How a car looks and performs (and of course, its cost) will still be the major criteria in the auto purchasing decision. But the “coolness” factor may be entering the equation thanks to RFID and Near Field Communication (NFC) technology that’s eliminating the need for a key and offering up other technological wonders.
Smart keys have been around since the end of the last century, but with improvements in RFID and the new kid on the block, NFC, more sophisticated technology is making the driving experience, well, more enjoyable.
In the Toyota Avalon, for instance, an on-board sensor recognizes a signal from the smart key, allowing the driver to start the engine by pushing a switch. If he waves the smart key near the trunk, it opens. And, of course, it unlocks the car as the driver approaches. Ditto for the American-produced Corvette and Cadillac XLR.
“In terms of the use of smart keys, Renault, Mercedes, BMW and Rover are also introducing ‘keyless’ cards that identify you as the authorized driver when you’re within range, automatically unlock the door … (then) simply press a button to start the ignition,” said Jack Morgan, senior director of automotive for NXP (formerly Philips Semiconductors). “They also make it possible to ‘lock’ the key itself, immobilize the car if it’s stolen, and prevent you from locking yourself out,” he added.
Cracking the immobilizer code?
Security is also a key concern of car manufacturers, particularly protecting the cars against theft. “The car’s ignition system became more secure with the introduction of the immobilizer concept. It uses transponder RFID technology that requires the key to not only mechanically fit the lock but also that it is the only key programmed to match the vehicle’s electrical system,” added Mr. Morgan.
“It’s relatively easy for a trained thief to make a key that will work. But the thief cannot match the electronic immobilizer code. That technology exists with the key which is why we’re going to remote systems.”
He said the immobilizer started in Europe in the 1980s after the Berlin Wall came down. “All the BMWs were disappearing.” That standard then moved to the U.S. and now all U.S. production vehicles have immobilizer technology installed. NXP, he said, provides it to Chrysler and General Motors.
“That technology evolved into the key fob (and) will now evolve to the credit card-type security system,” said Mr. Morgan.
Enter NFC …
“The auto industry now is in an interesting period with respect to electronics,” he said. “It’s looking at convergence in two areas – in entertainment, where everyone wants it portable and on the go, and the other in data/financial security.”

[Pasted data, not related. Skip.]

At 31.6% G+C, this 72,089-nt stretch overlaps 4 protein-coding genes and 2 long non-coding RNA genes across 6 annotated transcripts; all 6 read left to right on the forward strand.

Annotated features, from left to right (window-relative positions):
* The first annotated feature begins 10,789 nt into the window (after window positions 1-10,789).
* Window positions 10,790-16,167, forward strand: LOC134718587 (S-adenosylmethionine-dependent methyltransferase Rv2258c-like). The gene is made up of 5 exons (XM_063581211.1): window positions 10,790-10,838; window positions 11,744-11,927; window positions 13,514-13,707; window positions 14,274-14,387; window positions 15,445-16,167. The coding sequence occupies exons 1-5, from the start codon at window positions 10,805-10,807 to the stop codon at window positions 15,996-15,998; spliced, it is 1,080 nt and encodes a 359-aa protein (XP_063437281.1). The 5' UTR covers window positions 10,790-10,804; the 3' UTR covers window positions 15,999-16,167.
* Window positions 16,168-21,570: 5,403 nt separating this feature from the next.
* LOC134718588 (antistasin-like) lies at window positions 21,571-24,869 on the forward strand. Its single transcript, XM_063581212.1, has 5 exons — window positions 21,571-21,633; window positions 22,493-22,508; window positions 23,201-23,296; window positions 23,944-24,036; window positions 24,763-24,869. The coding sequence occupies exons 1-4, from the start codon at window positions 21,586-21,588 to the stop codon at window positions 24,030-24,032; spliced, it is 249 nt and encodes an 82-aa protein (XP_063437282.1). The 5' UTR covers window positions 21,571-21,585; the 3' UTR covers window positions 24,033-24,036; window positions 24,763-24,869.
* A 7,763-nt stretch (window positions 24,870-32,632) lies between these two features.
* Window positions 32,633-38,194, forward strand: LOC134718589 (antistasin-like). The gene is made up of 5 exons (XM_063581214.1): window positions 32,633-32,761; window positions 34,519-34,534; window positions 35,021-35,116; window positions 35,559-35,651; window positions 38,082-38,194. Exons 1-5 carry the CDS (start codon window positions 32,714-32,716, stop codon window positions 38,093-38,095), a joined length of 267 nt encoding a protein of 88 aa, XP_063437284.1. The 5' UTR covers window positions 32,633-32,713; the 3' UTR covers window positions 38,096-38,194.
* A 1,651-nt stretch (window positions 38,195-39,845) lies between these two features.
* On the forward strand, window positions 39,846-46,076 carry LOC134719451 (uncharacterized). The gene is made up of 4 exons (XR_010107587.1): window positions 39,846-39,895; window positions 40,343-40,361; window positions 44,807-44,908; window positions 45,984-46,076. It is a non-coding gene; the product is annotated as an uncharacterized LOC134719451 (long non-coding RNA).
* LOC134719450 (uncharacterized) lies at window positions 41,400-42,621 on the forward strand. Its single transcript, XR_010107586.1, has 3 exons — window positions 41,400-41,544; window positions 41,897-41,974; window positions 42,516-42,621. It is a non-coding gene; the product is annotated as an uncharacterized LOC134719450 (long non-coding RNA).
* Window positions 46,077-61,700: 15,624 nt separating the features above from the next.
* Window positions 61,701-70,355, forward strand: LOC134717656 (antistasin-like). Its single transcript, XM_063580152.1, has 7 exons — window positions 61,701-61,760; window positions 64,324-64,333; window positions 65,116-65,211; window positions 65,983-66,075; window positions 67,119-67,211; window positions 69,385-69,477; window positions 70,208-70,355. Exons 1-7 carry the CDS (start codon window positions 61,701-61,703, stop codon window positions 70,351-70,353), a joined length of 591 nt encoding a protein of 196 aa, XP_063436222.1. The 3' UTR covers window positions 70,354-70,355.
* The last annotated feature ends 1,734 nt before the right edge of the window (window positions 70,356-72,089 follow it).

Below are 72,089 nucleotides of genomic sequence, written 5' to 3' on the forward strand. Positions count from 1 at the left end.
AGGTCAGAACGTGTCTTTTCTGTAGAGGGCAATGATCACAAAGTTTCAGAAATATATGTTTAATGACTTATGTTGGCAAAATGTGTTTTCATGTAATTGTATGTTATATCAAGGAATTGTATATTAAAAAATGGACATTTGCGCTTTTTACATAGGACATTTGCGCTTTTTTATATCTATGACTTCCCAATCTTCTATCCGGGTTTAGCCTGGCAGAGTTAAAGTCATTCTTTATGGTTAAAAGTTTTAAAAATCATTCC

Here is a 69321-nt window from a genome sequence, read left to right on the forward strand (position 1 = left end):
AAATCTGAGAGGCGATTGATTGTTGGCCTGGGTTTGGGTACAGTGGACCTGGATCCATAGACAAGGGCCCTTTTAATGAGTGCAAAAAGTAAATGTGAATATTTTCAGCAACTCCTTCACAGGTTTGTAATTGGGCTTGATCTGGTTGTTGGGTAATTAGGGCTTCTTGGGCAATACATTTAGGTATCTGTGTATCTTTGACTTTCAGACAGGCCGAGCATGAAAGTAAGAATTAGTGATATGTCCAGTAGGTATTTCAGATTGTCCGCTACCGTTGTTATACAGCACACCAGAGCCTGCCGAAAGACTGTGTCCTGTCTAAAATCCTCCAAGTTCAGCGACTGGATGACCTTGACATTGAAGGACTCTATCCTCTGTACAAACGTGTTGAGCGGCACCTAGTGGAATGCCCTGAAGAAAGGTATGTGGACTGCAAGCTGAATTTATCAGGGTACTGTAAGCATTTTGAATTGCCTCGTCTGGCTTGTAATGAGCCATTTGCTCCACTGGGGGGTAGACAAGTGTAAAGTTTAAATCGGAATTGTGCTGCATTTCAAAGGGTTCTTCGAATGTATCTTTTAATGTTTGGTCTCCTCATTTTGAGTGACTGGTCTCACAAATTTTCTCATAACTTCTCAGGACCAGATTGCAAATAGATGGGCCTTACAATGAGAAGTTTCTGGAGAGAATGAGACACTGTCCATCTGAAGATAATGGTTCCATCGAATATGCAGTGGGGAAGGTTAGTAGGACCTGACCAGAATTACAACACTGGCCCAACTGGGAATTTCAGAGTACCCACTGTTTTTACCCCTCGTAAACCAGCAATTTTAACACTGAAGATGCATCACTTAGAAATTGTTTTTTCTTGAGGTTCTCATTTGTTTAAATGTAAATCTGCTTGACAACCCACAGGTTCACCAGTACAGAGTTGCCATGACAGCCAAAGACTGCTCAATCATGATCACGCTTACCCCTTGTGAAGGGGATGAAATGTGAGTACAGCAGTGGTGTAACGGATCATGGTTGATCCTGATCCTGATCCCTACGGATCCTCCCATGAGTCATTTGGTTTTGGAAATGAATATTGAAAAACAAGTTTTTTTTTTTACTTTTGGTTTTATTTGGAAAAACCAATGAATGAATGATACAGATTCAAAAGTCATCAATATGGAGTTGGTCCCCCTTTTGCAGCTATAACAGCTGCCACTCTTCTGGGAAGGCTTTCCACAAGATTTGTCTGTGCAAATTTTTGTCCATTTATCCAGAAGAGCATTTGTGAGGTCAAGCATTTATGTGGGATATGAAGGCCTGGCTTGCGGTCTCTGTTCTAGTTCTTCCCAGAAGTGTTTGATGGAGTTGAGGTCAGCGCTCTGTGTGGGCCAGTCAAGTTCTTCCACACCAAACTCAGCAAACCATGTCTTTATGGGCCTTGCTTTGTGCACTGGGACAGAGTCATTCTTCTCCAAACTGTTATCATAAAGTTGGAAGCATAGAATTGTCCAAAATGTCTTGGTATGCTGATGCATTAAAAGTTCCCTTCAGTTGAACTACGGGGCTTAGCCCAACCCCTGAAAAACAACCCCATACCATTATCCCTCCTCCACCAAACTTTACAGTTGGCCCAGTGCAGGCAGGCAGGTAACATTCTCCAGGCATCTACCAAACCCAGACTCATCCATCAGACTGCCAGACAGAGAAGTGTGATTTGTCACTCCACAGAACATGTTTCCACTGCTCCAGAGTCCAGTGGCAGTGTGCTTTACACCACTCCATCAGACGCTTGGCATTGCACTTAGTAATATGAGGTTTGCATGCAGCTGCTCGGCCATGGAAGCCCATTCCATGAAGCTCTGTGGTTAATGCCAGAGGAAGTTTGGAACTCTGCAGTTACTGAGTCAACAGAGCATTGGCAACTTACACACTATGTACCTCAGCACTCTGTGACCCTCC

Helping that convergence are the inroads being made by NFC. Some have even suggested that we may soon use the mobile phone to unlock the car and crank the ignition, similar to how key fobs function today. But Mr. Morgan doesn’t see that happening. The reason is the read distance. NFC has a very short read range. An electronic key card powered by RFID only needs to be carried in a driver’s pocket. As he approaches the car, the vehicle recognizes him as the driver, unlocks the car and he’s ready to go.
“To use NFC, you have to hold it close. That’s not the way people want to do it (in automobiles). They want it in their pocket and when they get near, the car will open and will sit there waiting for you,” he adds.
NFC does have other advantages, however. It can enable keys to interact wirelessly and to deliver/obtain content via other electronic devices securely and wirelessly, said Mr. Morgan.
Your car talks back
With the advance of NFC, “the best use case” is to include it as part of the automobile’s workings, “to put NFC in with the immobilizer function in a vehicle. Now you open up … in a real way … the ability to use your car’s access system” to allow the car to transmit “a lot of data functions that are of interest to the car owner and the car manufacturer,” he added.
For example, when you go to the car dealer you can download data about your car. “There’s a lot of interest by car manufacturers to have some connection with the car … the car will automatically contact the dealer who will then let you know that it’s time for an oil change and perhaps that you’re having difficulty with your turn indicator. You can also keep a history on your vehicle in terms of warranty.”
Explore more developments dealing with the implementation of Near Field Communications, a short-range wireless technology that promises to revolutionize contactless identification, payment, access, and more. Click to visit NFCNews.